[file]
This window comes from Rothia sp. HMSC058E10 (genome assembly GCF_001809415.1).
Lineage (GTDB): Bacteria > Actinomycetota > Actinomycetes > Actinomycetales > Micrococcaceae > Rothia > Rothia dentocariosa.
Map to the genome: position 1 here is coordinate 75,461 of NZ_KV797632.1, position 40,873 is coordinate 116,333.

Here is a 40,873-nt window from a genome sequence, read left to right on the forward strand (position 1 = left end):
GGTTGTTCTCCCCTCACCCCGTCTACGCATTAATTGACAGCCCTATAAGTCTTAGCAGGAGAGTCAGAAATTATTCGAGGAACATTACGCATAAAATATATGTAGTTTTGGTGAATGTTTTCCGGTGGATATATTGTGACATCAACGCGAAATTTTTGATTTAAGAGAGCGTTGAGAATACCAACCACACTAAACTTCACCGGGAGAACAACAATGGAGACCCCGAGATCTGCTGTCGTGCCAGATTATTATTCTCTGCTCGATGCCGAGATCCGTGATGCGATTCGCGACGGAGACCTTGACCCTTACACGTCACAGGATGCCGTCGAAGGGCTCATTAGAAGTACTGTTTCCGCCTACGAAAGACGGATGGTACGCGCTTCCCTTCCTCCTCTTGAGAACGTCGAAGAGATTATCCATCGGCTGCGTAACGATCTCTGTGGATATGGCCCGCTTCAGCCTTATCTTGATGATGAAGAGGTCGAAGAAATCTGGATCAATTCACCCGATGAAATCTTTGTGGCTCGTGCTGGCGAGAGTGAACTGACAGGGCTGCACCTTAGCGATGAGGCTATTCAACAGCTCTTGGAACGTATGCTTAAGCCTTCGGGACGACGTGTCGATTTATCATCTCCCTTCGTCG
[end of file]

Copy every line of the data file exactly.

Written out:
This window comes from Rothia sp. HMSC058E10 (genome assembly GCF_001809415.1).
Lineage (GTDB): Bacteria > Actinomycetota > Actinomycetes > Actinomycetales > Micrococcaceae > Rothia > Rothia dentocariosa.
Map to the genome: position 1 here is coordinate 75,461 of NZ_KV797632.1, position 40,873 is coordinate 116,333.

Here is a 40,873-nt window from a genome sequence, read left to right on the forward strand (position 1 = left end):
GGTTGTTCTCCCCTCACCCCGTCTACGCATTAATTGACAGCCCTATAAGTCTTAGCAGGAGAGTCAGAAATTATTCGAGGAACATTACGCATAAAATATATGTAGTTTTGGTGAATGTTTTCCGGTGGATATATTGTGACATCAACGCGAAATTTTTGATTTAAGAGAGCGTTGAGAATACCAACCACACTAAACTTCACCGGGAGAACAACAATGGAGACCCCGAGATCTGCTGTCGTGCCAGATTATTATTCTCTGCTCGATGCCGAGATCCGTGATGCGATTCGCGACGGAGACCTTGACCCTTACACGTCACAGGATGCCGTCGAAGGGCTCATTAGAAGTACTGTTTCCGCCTACGAAAGACGGATGGTACGCGCTTCCCTTCCTCCTCTTGAGAACGTCGAAGAGATTATCCATCGGCTGCGTAACGATCTCTGTGGATATGGCCCGCTTCAGCCTTATCTTGATGATGAAGAGGTCGAAGAAATCTGGATCAATTCACCCGATGAAATCTTTGTGGCTCGTGCTGGCGAGAGTGAACTGACAGGGCTGCACCTTAGCGATGAGGCTATTCAACAGCTCTTGGAACGTATGCTTAAGCCTTCGGGACGACGTGTCGATTTATCATCTCCCTTCGTCG